It's Not Them, It's You: Stop Projecting Your Financial Woes onto Jay-Z and Kanye
Let's pretend to pretend that you've never heard of Jay-Z and Kanye West. Partly because this appears to be the only way people can enjoy them -- especially the latter -- anymore. "Real rap fans," as they say, are so sick of these two, and rap production has gotten so cheap and insular (be it the Dirty South resurgence or collapse of the industry), that many haters expressed shock at the mere fact that this year's polarizing collaboration Watch the Throne wielded a single that sampled Otis Redding. This is supposed to represent grotesque opulence, they charge.
Who are these regular dudes?
Never mind the fact it doesn't sound opulent. The minimal track boasts no chorus and barely any music beyond said sample, which is mostly an avant-garde cut-up of grunts and atonal moans removed from linear melodic context. And the tune only lives for an un-excessive 2:58. Would someone who's never heard of these people call this opulent? Their brags, maybe -- Jay's "five passports/ I'm never going to jail," in particular.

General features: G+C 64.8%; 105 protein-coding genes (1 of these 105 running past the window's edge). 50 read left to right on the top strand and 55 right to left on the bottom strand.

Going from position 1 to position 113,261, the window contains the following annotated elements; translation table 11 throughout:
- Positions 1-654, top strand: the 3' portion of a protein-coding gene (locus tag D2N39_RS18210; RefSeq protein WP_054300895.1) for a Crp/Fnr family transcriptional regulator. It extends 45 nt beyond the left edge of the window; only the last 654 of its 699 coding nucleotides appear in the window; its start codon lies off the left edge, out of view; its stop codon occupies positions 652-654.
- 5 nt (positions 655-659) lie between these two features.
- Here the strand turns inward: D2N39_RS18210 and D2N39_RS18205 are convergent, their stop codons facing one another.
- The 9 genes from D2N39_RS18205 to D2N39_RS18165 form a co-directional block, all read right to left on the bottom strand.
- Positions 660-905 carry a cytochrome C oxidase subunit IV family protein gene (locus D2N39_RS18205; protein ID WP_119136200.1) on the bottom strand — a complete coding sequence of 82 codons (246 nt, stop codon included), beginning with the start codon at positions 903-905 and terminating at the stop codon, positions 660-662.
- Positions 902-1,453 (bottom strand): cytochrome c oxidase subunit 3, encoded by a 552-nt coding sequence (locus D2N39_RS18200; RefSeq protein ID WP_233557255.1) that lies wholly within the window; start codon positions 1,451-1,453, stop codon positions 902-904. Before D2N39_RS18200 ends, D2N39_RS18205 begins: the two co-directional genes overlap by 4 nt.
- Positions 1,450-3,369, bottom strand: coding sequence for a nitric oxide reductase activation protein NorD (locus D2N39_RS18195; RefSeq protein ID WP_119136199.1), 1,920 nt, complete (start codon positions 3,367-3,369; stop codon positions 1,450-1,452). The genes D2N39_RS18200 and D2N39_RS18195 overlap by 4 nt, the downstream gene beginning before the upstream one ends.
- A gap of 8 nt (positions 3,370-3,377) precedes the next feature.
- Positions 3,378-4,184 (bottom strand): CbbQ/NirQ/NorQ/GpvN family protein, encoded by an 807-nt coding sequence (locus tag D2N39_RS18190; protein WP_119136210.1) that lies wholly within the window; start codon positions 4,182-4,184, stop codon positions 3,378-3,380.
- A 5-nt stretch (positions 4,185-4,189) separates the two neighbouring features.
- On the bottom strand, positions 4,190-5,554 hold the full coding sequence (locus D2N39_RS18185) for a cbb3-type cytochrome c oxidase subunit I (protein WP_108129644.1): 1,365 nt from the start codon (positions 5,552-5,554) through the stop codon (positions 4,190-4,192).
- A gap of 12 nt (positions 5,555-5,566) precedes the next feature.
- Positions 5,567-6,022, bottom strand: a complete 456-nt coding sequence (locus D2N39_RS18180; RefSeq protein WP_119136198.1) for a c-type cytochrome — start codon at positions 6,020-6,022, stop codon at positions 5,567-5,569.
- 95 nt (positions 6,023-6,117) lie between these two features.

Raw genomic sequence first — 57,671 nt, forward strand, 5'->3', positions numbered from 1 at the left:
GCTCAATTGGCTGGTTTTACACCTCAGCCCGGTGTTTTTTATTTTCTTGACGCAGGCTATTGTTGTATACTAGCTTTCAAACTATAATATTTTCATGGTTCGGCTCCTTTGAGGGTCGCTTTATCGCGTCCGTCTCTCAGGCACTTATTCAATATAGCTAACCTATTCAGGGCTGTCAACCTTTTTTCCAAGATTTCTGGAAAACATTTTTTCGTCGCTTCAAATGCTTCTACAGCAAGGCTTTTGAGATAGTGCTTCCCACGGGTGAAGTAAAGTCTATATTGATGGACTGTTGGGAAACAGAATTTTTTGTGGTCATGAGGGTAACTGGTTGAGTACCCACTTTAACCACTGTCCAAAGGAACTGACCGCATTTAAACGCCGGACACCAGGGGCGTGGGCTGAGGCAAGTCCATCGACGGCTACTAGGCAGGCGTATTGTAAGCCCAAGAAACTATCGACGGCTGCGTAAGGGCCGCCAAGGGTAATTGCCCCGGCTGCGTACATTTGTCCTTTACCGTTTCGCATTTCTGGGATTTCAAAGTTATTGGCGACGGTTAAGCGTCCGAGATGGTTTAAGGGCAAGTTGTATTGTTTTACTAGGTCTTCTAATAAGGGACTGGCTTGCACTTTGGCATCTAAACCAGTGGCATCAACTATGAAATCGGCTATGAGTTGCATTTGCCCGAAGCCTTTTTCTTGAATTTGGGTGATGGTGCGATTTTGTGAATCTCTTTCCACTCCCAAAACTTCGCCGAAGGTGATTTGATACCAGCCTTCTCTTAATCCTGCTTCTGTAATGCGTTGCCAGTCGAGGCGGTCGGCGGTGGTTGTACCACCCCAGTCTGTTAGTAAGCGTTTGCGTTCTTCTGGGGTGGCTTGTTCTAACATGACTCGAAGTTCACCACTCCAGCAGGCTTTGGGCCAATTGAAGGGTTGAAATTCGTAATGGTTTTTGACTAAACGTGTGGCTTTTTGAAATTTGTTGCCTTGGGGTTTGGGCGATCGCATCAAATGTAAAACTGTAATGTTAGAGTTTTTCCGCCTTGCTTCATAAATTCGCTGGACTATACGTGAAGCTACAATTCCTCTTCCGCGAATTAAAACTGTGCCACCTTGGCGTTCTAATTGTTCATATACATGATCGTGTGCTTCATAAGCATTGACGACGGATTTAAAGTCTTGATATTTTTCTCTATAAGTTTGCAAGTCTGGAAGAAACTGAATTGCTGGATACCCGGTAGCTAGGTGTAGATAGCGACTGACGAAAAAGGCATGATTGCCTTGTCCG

But mostly they'd be lauded as clever big dreamers. Because dreamers is what they are -- I'm pretty sure Jay isn't in possession of five passports. I'm also pretty sure if there's a hell, Kanye's not exempt from it because he recorded "Jesus Walks." And I'm pretty sure Kanye's Jon Brion-orchestrated Late Registration sounds more expensive, as well as Jay's Kanye-orchestrated The Blueprint. Both albums are from before they were as rich as they wanted to sound. They still deserve to connect with the dreaming audience.